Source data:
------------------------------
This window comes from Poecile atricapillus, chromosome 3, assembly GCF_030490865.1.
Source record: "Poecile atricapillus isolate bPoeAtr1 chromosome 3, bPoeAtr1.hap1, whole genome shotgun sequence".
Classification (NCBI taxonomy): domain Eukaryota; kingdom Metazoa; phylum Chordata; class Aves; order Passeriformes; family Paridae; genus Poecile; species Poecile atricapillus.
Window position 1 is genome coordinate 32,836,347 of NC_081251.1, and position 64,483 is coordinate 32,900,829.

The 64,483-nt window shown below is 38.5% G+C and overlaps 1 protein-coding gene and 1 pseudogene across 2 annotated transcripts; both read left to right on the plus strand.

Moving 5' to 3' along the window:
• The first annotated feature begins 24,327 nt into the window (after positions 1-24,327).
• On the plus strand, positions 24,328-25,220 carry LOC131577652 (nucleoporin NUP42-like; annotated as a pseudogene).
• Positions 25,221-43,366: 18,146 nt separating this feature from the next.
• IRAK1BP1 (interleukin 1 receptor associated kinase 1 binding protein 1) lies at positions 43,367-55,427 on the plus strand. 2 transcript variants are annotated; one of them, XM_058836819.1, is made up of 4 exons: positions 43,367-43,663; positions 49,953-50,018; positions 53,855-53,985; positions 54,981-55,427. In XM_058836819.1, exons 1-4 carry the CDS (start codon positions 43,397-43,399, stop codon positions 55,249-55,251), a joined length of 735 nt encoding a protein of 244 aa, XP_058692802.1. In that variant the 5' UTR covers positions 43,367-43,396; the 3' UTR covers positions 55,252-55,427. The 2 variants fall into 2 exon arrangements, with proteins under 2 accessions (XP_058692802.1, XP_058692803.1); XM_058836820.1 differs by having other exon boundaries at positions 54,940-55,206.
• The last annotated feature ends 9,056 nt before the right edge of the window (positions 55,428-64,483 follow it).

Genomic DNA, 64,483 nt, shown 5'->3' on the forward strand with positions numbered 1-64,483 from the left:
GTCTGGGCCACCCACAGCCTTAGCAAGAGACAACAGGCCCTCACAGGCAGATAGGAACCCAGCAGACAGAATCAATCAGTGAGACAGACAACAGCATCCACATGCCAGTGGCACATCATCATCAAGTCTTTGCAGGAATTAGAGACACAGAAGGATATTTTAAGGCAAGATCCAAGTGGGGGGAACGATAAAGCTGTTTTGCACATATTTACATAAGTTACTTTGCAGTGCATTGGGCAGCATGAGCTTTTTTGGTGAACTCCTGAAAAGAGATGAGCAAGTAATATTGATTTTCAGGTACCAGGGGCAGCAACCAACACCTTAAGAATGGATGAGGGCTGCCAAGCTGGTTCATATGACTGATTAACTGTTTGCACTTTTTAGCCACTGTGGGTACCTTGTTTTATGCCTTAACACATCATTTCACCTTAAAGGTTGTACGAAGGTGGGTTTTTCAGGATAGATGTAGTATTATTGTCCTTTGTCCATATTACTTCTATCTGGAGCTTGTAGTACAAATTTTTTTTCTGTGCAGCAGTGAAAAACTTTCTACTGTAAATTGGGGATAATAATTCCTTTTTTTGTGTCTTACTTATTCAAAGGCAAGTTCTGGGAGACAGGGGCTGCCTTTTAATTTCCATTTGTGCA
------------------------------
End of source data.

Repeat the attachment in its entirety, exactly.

This window comes from Poecile atricapillus, chromosome 3, assembly GCF_030490865.1.
Source record: "Poecile atricapillus isolate bPoeAtr1 chromosome 3, bPoeAtr1.hap1, whole genome shotgun sequence".
Classification (NCBI taxonomy): domain Eukaryota; kingdom Metazoa; phylum Chordata; class Aves; order Passeriformes; family Paridae; genus Poecile; species Poecile atricapillus.
Window position 1 is genome coordinate 32,836,347 of NC_081251.1, and position 64,483 is coordinate 32,900,829.

The 64,483-nt window shown below is 38.5% G+C and overlaps 1 protein-coding gene and 1 pseudogene across 2 annotated transcripts; both read left to right on the plus strand.

Moving 5' to 3' along the window:
• The first annotated feature begins 24,327 nt into the window (after positions 1-24,327).
• On the plus strand, positions 24,328-25,220 carry LOC131577652 (nucleoporin NUP42-like; annotated as a pseudogene).
• Positions 25,221-43,366: 18,146 nt separating this feature from the next.
• IRAK1BP1 (interleukin 1 receptor associated kinase 1 binding protein 1) lies at positions 43,367-55,427 on the plus strand. 2 transcript variants are annotated; one of them, XM_058836819.1, is made up of 4 exons: positions 43,367-43,663; positions 49,953-50,018; positions 53,855-53,985; positions 54,981-55,427. In XM_058836819.1, exons 1-4 carry the CDS (start codon positions 43,397-43,399, stop codon positions 55,249-55,251), a joined length of 735 nt encoding a protein of 244 aa, XP_058692802.1. In that variant the 5' UTR covers positions 43,367-43,396; the 3' UTR covers positions 55,252-55,427. The 2 variants fall into 2 exon arrangements, with proteins under 2 accessions (XP_058692802.1, XP_058692803.1); XM_058836820.1 differs by having other exon boundaries at positions 54,940-55,206.
• The last annotated feature ends 9,056 nt before the right edge of the window (positions 55,428-64,483 follow it).

Genomic DNA, 64,483 nt, shown 5'->3' on the forward strand with positions numbered 1-64,483 from the left:
GTCTGGGCCACCCACAGCCTTAGCAAGAGACAACAGGCCCTCACAGGCAGATAGGAACCCAGCAGACAGAATCAATCAGTGAGACAGACAACAGCATCCACATGCCAGTGGCACATCATCATCAAGTCTTTGCAGGAATTAGAGACACAGAAGGATATTTTAAGGCAAGATCCAAGTGGGGGGAACGATAAAGCTGTTTTGCACATATTTACATAAGTTACTTTGCAGTGCATTGGGCAGCATGAGCTTTTTTGGTGAACTCCTGAAAAGAGATGAGCAAGTAATATTGATTTTCAGGTACCAGGGGCAGCAACCAACACCTTAAGAATGGATGAGGGCTGCCAAGCTGGTTCATATGACTGATTAACTGTTTGCACTTTTTAGCCACTGTGGGTACCTTGTTTTATGCCTTAACACATCATTTCACCTTAAAGGTTGTACGAAGGTGGGTTTTTCAGGATAGATGTAGTATTATTGTCCTTTGTCCATATTACTTCTATCTGGAGCTTGTAGTACAAATTTTTTTTCTGTGCAGCAGTGAAAAACTTTCTACTGTAAATTGGGGATAATAATTCCTTTTTTTGTGTCTTACTTATTCAAAGGCAAGTTCTGGGAGACAGGGGCTGCCTTTTAATTTCCATTTGTGCA